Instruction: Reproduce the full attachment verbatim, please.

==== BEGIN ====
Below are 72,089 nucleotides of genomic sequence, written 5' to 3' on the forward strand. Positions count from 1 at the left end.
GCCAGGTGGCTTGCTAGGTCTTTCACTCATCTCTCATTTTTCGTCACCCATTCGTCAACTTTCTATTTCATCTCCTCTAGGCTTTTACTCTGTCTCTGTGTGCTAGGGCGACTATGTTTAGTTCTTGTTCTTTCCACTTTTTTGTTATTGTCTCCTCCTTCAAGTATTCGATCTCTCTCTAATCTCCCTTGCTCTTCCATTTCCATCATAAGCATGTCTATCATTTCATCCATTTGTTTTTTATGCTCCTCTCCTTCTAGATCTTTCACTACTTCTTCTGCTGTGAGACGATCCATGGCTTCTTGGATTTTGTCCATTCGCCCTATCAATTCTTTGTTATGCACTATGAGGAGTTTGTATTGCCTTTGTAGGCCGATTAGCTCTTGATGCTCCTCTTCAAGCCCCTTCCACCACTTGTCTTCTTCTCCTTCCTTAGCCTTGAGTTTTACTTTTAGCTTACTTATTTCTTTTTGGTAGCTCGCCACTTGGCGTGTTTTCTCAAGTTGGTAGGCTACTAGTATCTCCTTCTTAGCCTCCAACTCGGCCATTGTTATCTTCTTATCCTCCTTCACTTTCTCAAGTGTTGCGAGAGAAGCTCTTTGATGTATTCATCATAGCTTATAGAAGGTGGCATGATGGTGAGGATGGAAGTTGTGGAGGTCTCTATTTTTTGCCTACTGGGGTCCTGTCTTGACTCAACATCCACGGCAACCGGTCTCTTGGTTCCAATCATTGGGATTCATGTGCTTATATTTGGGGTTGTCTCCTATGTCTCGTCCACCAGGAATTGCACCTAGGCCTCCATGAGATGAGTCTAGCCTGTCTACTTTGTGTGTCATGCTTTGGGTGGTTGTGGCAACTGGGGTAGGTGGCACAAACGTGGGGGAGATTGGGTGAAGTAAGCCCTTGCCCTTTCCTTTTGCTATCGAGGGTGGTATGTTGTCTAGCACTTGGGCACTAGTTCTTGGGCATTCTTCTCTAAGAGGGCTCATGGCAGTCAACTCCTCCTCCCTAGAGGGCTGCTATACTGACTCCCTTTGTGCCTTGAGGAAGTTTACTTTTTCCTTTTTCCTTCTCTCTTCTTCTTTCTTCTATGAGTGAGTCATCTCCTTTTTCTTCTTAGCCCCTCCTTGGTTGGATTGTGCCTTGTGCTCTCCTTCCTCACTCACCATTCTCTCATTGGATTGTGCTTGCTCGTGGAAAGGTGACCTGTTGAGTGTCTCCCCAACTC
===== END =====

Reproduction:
Below are 72,089 nucleotides of genomic sequence, written 5' to 3' on the forward strand. Positions count from 1 at the left end.
GCCAGGTGGCTTGCTAGGTCTTTCACTCATCTCTCATTTTTCGTCACCCATTCGTCAACTTTCTATTTCATCTCCTCTAGGCTTTTACTCTGTCTCTGTGTGCTAGGGCGACTATGTTTAGTTCTTGTTCTTTCCACTTTTTTGTTATTGTCTCCTCCTTCAAGTATTCGATCTCTCTCTAATCTCCCTTGCTCTTCCATTTCCATCATAAGCATGTCTATCATTTCATCCATTTGTTTTTTATGCTCCTCTCCTTCTAGATCTTTCACTACTTCTTCTGCTGTGAGACGATCCATGGCTTCTTGGATTTTGTCCATTCGCCCTATCAATTCTTTGTTATGCACTATGAGGAGTTTGTATTGCCTTTGTAGGCCGATTAGCTCTTGATGCTCCTCTTCAAGCCCCTTCCACCACTTGTCTTCTTCTCCTTCCTTAGCCTTGAGTTTTACTTTTAGCTTACTTATTTCTTTTTGGTAGCTCGCCACTTGGCGTGTTTTCTCAAGTTGGTAGGCTACTAGTATCTCCTTCTTAGCCTCCAACTCGGCCATTGTTATCTTCTTATCCTCCTTCACTTTCTCAAGTGTTGCGAGAGAAGCTCTTTGATGTATTCATCATAGCTTATAGAAGGTGGCATGATGGTGAGGATGGAAGTTGTGGAGGTCTCTATTTTTTGCCTACTGGGGTCCTGTCTTGACTCAACATCCACGGCAACCGGTCTCTTGGTTCCAATCATTGGGATTCATGTGCTTATATTTGGGGTTGTCTCCTATGTCTCGTCCACCAGGAATTGCACCTAGGCCTCCATGAGATGAGTCTAGCCTGTCTACTTTGTGTGTCATGCTTTGGGTGGTTGTGGCAACTGGGGTAGGTGGCACAAACGTGGGGGAGATTGGGTGAAGTAAGCCCTTGCCCTTTCCTTTTGCTATCGAGGGTGGTATGTTGTCTAGCACTTGGGCACTAGTTCTTGGGCATTCTTCTCTAAGAGGGCTCATGGCAGTCAACTCCTCCTCCCTAGAGGGCTGCTATACTGACTCCCTTTGTGCCTTGAGGAAGTTTACTTTTTCCTTTTTCCTTCTCTCTTCTTCTTTCTTCTATGAGTGAGTCATCTCCTTTTTCTTCTTAGCCCCTCCTTGGTTGGATTGTGCCTTGTGCTCTCCTTCCTCACTCACCATTCTCTCATTGGATTGTGCTTGCTCGTGGAAAGGTGACCTGTTGAGTGTCTCCCCAACTC